5. JayTheDaniels

    Suggestions for Game Creation Software

    I always love to suggest Unity :D it's free and very versatile. It might not necessarily be the most simple option, however. If you're going for really simple and little programming, as stated above, Game Maker is great, as well as Construct 2. I haven't used either much, but from what I've seen and heard it can be quite useful for anyone starting out :)
  6. Just to add in my 2 cents about programming language (although the one you choose really doesn't make too big a difference); I was taught Java in class, but I didn't find it all that helpful. I learned C++ later on, and while it was kinda hard to learn, it makes learning any others A LOT easier.   I'd say, if you're playing the long game with programming, consider starting with C++. If you want to hop straight into games (Unity), go C#. Happy programming :D
  7. JayTheDaniels

    What should i learn to become a gamedev?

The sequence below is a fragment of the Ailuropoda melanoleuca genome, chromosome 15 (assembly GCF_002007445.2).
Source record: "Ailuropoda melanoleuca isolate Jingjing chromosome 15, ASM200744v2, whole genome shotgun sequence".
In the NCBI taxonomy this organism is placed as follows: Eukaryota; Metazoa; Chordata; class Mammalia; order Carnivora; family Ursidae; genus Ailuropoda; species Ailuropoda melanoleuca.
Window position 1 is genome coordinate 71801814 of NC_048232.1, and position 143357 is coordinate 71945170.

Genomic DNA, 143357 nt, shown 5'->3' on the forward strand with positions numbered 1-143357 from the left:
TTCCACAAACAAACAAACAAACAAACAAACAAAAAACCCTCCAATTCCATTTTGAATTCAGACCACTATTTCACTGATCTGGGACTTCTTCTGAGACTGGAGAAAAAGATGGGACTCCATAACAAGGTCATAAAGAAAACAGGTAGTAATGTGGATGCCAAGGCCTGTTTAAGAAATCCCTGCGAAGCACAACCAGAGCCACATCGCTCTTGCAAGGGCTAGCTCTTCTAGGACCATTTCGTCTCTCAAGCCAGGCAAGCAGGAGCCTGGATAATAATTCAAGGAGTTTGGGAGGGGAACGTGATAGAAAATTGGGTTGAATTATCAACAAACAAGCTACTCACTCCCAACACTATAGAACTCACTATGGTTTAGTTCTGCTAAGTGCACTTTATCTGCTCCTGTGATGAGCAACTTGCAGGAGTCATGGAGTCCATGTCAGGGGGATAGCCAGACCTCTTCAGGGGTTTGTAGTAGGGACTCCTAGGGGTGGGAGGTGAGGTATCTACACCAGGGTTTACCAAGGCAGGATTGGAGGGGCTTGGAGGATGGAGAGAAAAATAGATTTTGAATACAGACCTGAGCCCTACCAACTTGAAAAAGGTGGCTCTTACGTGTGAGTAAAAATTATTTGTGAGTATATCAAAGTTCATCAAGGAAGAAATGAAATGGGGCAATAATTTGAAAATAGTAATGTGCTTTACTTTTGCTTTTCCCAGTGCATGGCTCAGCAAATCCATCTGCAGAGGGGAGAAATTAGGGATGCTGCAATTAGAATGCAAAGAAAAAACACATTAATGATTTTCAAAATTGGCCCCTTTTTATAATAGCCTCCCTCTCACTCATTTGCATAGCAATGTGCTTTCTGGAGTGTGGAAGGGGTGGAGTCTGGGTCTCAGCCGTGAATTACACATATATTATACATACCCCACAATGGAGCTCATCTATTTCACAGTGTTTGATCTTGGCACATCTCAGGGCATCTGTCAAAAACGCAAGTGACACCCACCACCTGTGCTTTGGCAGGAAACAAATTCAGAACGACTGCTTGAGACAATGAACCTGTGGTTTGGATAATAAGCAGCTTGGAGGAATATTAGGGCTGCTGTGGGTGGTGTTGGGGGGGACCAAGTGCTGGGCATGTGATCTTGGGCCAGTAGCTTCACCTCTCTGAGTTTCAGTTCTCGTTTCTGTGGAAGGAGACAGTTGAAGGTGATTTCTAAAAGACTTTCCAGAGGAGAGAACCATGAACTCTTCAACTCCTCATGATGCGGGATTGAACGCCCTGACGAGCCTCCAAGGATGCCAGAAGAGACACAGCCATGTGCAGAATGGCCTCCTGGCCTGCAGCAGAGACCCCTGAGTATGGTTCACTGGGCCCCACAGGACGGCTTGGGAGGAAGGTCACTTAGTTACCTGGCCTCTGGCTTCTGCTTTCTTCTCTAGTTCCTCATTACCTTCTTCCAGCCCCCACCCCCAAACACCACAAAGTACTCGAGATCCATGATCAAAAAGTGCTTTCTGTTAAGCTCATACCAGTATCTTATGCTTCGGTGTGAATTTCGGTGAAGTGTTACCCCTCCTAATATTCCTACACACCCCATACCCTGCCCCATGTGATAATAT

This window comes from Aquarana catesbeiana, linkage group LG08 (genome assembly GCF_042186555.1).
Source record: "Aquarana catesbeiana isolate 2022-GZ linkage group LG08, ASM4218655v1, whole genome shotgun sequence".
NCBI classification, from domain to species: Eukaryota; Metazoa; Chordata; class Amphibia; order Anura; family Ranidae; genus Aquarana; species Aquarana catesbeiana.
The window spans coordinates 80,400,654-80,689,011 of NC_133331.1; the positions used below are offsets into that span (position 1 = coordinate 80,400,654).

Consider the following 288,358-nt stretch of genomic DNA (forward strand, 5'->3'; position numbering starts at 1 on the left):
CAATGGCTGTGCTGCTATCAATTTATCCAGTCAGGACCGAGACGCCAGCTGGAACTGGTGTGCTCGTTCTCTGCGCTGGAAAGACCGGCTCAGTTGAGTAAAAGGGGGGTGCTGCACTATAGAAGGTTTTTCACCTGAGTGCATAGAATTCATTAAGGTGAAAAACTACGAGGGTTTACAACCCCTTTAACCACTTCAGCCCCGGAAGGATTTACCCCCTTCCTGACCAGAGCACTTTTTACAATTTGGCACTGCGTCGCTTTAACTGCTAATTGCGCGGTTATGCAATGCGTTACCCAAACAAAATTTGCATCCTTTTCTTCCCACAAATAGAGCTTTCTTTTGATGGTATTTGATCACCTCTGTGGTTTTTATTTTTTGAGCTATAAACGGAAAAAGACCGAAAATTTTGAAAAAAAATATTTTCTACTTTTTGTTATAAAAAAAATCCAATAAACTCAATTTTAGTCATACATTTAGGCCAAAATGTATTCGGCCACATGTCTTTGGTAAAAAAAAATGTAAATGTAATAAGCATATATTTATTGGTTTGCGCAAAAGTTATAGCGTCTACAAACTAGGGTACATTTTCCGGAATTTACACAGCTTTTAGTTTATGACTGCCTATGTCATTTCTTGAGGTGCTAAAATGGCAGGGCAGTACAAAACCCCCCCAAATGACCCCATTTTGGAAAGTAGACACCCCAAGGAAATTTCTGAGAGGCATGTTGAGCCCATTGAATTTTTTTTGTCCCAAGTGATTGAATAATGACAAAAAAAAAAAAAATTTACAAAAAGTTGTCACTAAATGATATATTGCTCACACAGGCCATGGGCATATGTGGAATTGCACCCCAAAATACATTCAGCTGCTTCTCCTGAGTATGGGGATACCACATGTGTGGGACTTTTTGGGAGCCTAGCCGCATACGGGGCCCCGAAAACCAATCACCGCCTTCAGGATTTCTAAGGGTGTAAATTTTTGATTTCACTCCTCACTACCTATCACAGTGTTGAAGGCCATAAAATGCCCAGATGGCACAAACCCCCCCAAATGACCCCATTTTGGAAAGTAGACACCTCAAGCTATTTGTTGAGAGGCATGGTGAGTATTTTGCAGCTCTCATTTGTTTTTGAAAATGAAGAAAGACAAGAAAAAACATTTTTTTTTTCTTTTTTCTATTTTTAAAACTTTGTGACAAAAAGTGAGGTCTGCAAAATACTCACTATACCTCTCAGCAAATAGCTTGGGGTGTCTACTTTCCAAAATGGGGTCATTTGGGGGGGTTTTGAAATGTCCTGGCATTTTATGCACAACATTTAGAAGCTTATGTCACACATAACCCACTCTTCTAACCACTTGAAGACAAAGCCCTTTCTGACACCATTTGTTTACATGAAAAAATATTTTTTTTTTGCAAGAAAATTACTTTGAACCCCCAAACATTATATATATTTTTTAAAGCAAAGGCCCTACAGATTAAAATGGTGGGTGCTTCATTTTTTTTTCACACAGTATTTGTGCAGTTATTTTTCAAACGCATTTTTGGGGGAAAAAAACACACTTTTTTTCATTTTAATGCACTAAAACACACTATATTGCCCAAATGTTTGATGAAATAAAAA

I would say that would depend solely on what you want to do. Are you budding designers? Producers? Maybe all of you are programmers or artists? Perhaps even a jack-of-all-trades?   I'm going to base this on the jack-of-all-trades answer. It always helps to learn some programming :) advanced may not be as necessary unless it interests you. It would be beneficial for employing more advanced techniques of coding into your game. Knowledge is power, and the more you know the better you will be. Me personally, my approach to learn programming was to make games. As I was learning C++ basic flow of control (if loops, while loops, etc) I made a rock paper scissors game. While I was learning to use classes, I made a kitten simulator :D I learn best by doing, so maybe you could make that work for you?   Math is fairly important, but sadly that I do not personally know :(   I would recommend a bit of business learnings as well as straight up game design. Both are things you can learn a lot of on this website as well as on http://www.gamasutra.com/. For design, start playing games looking at them from a design perspective. Figure out why some systems are there and why they work the way they do. Watch the Extra Credits Youtube channel a bunch and I can almost guarantee that's the only way you'll be able to see things after :)   But to really answer you question, I would say no. There is no need for a really solid background. You could just start making small games right now and keep learning and assimilate the knowledge to apply it to the next game. Eventually you will come across some major leaps, but that's what all of these resources are for :)   <Shameless self promotion> I also have a game making blog for beginners that tries to teach the foundations as I learn them in my Undergrad program (for game development!). You can find the link at the bottom :)